For those with milder symptoms, there are several things we recommend. Anti-inflammatory medications, using a brace or wrap, and shoe modifications such as orthotics are great first steps. As podiatrists we may recommend specific types of rocker bottom shoes or modifying certain activities. We also prescribe physical therapy to strengthen muscles around the ankle. There are also some injections that may help.

Some patients benefit from minor arthroscopic procedures that enable us to go in and clean up scar tissue or remove bone or cartilage fragments that may be the cause of pain. These are the types of treatments we consider for those with both grades 1 and 2. Again, frequency and intensity of these treatments depend on the each person’s case. If you’re at grade 3, surgery may benefit you. Two types of surgery are ankle replacement and ankle fusion.

Who Needs Surgery and What Kind of Surgery?

Ankle fusion

This is the tried and true method of treating end-stage ankle arthritis. It’s been described in the medical literature since the 1850s believe it or not! This is where arthritic bone is removed, the joints are “welded” shut, and held in place at a 90 degree angle with plates and screws. This eliminates grinding and eases inflammation and pain. It does a great job of relieving pain, but the ankle does become quite stiff. This is good for those who perform high-impact activities or whose job entails heavy labor, because it’s sturdier than ankle replacement.

Ankle replacement

With ankle replacement, we take out the arthritic joint and replace it with two metal surfaces with a plastic liner in the middle. This allows patients to have some flexibility and range of motion. The goal is to ease or eliminate pain while preserving range of motion as much as possible. You will have a more normal walk compared to joint fusion, but not as complete as before surgery. This is a great option if you prefer low-impact activities, such as walking, playing golf, swimming, etc. It’s also a very good option if you are in your 50s or older.

What to Expect After Ankle Replacement Surgery

After your ankle replacement surgery, you probably won’t do any weight bearing activities for 2-6 weeks. This timeframe really depends on your surgeon and your situation. When your surgeon thinks it’s appropriate, you’ll ease into exercises for range of motion, strength and balance. After that, you can expect several months of physical therapy. You’ll likely stay in touch with your surgeon periodically for months or even years to ensure your joint is still in its proper place and your pain is still relieved.

In the final analysis, we want to make sure that you get the right treatment for your lifestyle and life stage so that you can live as pain-free as possible.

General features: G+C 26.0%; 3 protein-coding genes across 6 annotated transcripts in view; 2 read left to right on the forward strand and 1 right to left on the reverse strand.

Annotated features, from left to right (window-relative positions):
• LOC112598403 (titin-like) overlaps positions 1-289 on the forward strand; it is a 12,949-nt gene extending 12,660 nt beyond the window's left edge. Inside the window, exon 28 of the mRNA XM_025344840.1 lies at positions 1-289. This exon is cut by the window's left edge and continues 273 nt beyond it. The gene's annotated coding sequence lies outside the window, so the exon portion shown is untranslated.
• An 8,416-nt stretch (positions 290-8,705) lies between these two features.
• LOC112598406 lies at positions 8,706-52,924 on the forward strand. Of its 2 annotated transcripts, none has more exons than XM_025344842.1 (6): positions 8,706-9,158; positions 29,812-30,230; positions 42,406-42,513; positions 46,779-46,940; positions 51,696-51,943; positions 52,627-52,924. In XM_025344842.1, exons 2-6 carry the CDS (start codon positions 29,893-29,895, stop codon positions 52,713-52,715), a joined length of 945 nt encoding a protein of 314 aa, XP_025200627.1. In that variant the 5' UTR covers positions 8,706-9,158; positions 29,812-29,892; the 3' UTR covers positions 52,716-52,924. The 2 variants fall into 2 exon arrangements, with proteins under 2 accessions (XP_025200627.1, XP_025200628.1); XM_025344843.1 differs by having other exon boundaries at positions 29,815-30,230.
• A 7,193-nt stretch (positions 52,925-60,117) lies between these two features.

Dr. Eric So

Dr. Eric So


Dr. Eric So, DPM, is a fellowship-trained foot and ankle surgeon with Capital Foot and Ankle, in Lincoln, Nebraska.

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Can’t Tap My Way Out of This

Can’t Tap My Way Out of This

The world feels like it has stood still. Am I in Bill Murray’s Groundhog Day asking the questions, What day is it? What time is it? What’s to eat? Do I shower today or is that tomorrow?

As I’m sitting down to write my May blog, I’m trying to remember what I wrote about for April’s post. I have no clue. I worry if I’ll be writing the same exact words. Then I remembered I can reread April’s blog. Duh!

So much has changed in one month. Every time I leave our house, I wear a face mask. I wash my hands so much my fingers are wrinkly. OK, they were wrinkly before, but they are really wrinkly now. My hair color makes me look like a skunk with a big white streak running down my scalp. My fingernails are a mess. What I’ve realized is that this is the new normal.

Trying to Meet Goals

One of my goals last month was to Zoom with the grandkids once a week. We’ve only chatted on Zoom twice. The first time, it was just to connect together and it was perfect. The second time was when we all decorated Easter cookies.

It’s no one’s fault this hasn’t worked out more often. There seems to be virtual school still going on. Also, all of the grandkids work and their schedules frequently conflict. My only schedule is getting to bed at my normal time, which is sometimes when they’re just getting home from work. In spite of missing the mark with this goal, I continue my quest to touch base with them once a day.

The adjusted goal for this grandma is to learn something new each week. I give my grandkids the opportunity to suggest what the goal is, but I get to make the final decision. They don’t always know my physical limitations or my physical abilities. Heck, I may or may not know my own abilities or limitations.

Setting New Goals